BRUSSELS – The Belgian tax burden on low salaries is higher than in any other industrialised country, according to a new international comparison by the European Commission.
The European Commission used a test case for each country to figure out the fiscal burden on low wages. This indicated that the wage wedge, the difference between what the employer pays out and what the worker takes home after social security contributions and tax, can be as much as 49.2 percent of labour costs. This is the highest percentage of all 24 countries that the European Commission studied.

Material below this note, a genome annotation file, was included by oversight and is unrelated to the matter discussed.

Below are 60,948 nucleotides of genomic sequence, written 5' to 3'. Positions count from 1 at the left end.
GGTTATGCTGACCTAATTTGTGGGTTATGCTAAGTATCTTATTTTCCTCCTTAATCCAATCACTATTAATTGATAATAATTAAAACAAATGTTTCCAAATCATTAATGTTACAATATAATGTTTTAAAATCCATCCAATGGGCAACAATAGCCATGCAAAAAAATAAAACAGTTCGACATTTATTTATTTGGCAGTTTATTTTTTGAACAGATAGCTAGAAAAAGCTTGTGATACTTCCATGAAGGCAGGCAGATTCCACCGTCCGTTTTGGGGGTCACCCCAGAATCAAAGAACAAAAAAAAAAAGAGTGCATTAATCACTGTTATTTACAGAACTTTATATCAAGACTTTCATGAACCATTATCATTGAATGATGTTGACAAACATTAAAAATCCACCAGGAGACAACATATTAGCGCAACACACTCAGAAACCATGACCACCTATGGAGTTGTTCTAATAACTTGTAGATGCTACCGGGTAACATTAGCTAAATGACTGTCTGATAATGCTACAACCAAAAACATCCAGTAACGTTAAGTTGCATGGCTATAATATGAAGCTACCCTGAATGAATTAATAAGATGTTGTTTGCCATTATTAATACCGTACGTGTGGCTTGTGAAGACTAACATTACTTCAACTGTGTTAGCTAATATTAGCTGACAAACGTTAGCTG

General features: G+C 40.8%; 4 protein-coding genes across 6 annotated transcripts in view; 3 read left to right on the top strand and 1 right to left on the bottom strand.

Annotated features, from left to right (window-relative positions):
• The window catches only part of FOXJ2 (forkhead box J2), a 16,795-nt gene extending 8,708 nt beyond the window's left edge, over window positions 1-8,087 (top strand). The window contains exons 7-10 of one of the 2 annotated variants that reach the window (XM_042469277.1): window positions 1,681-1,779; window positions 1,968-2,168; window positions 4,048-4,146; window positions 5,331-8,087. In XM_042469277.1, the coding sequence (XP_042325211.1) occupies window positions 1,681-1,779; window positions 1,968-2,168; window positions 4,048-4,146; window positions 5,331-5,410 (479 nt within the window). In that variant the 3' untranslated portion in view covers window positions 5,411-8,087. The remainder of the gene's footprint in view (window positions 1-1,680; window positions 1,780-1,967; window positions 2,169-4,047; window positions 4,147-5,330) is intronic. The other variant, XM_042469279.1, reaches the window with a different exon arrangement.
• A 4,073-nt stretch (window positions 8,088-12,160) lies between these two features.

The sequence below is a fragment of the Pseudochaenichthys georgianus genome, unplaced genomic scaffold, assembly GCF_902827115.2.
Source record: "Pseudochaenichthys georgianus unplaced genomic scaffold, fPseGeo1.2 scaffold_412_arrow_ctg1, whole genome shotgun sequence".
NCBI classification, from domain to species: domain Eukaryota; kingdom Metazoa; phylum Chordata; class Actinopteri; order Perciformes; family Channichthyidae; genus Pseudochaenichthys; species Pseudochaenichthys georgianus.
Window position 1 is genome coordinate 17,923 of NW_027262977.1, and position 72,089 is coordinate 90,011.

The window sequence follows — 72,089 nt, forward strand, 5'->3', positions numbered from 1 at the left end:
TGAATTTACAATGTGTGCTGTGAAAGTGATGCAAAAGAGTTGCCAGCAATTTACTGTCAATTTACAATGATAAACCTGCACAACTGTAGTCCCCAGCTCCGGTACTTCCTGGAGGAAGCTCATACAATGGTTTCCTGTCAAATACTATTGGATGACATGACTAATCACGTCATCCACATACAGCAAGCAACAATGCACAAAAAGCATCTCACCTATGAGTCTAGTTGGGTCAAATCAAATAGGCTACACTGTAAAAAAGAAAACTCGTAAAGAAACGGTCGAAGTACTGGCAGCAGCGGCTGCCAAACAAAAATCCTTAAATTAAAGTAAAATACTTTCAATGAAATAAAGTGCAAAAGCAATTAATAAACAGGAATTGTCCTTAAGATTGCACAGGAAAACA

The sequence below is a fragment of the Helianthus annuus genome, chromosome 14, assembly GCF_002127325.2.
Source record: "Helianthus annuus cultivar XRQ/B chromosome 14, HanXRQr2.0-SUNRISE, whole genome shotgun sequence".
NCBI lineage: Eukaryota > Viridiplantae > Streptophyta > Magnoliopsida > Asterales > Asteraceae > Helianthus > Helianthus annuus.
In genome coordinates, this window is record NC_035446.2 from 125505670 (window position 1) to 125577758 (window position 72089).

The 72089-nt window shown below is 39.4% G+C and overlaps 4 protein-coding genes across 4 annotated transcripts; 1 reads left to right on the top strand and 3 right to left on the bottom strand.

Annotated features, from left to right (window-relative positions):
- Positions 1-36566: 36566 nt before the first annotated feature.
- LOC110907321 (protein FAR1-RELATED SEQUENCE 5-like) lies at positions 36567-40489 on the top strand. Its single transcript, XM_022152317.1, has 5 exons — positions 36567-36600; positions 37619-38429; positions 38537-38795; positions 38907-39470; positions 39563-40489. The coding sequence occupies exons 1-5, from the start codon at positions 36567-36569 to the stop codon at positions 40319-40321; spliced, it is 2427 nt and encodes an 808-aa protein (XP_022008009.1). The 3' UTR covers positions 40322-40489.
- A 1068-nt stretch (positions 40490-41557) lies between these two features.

The comparable wage wedge in the Netherlands is just 40.6 percent, and in Luxembourg only 30.6 percent. Figures for France (44.5 percent) and Germany (47.4 percent) are in the same neighbourhood as the percentage for Belgium.
The heavier the tax burden on the lowest wages, the smaller the incentive for unskilled unemployed people to seek a job. Working is only worth their time after all if the difference between net wages and benefits is large enough.